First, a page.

A Vermont state judge has ordered the University of Vermont to release some- but not all – of the records requested by a Vermont newspaper concerning the school’s investigation of a hazing case involving members of the school’s hockey team.
Judge Alden Bryan ordered the school to release 12 of 19 documents he reviewed, although he required that the names of individual hockey players be deleted first.
The Dec. 15 order followed a lawsuit filed by the Burlington Free Press for access to records related to UVM disciplinary proceedings brought against some members of the school’s hockey team. They were accused of participating in hazing incidents that, according to a lawsuit filed by a former hockey team member, culminated in a party Oct. 1 where freshmen were forced to parade naked holding one another’s genitals, participate in drinking games, eat foods that caused them to vomit, and lie on the floor in women’s thong underwear while upper-class team members poured and spat beer on them.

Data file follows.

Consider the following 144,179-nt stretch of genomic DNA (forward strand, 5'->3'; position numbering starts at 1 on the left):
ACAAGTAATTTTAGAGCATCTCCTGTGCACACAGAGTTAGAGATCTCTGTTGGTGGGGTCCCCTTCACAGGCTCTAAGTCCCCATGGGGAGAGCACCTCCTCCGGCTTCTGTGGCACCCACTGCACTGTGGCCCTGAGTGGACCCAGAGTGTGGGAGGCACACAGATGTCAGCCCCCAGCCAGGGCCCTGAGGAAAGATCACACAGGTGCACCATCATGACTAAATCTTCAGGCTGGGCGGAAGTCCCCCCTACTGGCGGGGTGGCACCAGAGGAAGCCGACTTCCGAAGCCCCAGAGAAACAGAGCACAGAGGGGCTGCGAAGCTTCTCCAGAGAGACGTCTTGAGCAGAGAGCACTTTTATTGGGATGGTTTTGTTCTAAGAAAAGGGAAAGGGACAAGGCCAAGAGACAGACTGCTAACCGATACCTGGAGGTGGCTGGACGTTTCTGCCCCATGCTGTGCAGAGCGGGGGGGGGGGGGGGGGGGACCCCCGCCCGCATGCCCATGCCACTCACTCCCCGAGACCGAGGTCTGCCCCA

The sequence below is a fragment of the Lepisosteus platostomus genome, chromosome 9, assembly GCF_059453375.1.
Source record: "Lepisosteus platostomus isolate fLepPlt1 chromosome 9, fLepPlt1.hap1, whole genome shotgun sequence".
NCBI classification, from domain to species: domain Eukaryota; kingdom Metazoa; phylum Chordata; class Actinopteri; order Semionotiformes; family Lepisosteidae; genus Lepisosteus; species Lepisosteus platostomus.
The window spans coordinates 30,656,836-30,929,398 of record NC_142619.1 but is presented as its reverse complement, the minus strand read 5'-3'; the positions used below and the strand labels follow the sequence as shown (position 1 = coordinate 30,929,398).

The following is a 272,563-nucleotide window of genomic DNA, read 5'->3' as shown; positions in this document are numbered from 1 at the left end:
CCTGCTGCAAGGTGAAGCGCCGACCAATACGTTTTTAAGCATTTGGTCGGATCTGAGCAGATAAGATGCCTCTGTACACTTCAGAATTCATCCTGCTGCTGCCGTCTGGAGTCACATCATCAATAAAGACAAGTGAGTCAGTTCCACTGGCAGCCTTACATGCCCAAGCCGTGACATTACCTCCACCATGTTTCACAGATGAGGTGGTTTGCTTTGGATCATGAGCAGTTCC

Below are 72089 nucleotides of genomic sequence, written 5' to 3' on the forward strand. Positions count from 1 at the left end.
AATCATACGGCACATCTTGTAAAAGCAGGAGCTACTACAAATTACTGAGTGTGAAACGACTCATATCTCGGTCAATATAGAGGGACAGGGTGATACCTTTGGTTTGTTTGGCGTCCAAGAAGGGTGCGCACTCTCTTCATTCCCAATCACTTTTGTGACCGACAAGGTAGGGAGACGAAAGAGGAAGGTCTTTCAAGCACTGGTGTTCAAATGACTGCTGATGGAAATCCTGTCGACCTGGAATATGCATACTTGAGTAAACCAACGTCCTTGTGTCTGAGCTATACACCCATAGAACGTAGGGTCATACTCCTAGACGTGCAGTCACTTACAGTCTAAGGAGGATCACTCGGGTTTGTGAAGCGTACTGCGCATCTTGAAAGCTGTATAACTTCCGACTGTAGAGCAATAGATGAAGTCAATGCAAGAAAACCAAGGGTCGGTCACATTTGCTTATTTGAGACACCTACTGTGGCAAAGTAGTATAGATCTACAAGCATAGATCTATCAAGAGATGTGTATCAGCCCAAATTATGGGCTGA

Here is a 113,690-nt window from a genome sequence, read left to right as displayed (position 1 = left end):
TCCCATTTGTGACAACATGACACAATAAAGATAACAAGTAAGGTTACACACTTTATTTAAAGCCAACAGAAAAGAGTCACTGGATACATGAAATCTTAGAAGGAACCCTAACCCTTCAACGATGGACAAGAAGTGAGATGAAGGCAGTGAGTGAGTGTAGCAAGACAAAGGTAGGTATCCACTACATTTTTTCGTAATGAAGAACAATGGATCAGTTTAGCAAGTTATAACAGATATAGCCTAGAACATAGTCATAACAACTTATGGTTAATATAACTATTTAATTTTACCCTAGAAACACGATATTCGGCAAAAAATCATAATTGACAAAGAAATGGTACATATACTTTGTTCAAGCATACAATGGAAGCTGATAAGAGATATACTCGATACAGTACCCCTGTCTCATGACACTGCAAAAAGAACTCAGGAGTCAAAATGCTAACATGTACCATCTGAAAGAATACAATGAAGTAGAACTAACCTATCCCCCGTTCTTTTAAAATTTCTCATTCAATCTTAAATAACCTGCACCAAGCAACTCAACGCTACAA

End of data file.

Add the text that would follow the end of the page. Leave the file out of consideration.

UVM has consistently refused to disclose any details of its investigation, citing the federal Family Educational Rights and Privacy Act (FERPA), commonly known as the Buckley Amendment. LeRoy Rooker, of the U.S. Dept. of\nEducation, filed an affidavit in the case supporting the university’s\nposition.
The Free Press had argued that changes to FERPA enacted by Congress last year no longer allowed UVM to use the law as an excuse.
Last week’s ruling was in response to the Free Press’s request for a preliminary injunction. The newspaper intends to pursue the case.
Case: The Burlington Free Press v. The University of Vermont, No. 699-12-99\n(Washington Cty. Ct., Dec. 15, 1999)(ruling on motion for preliminary\ninjunction)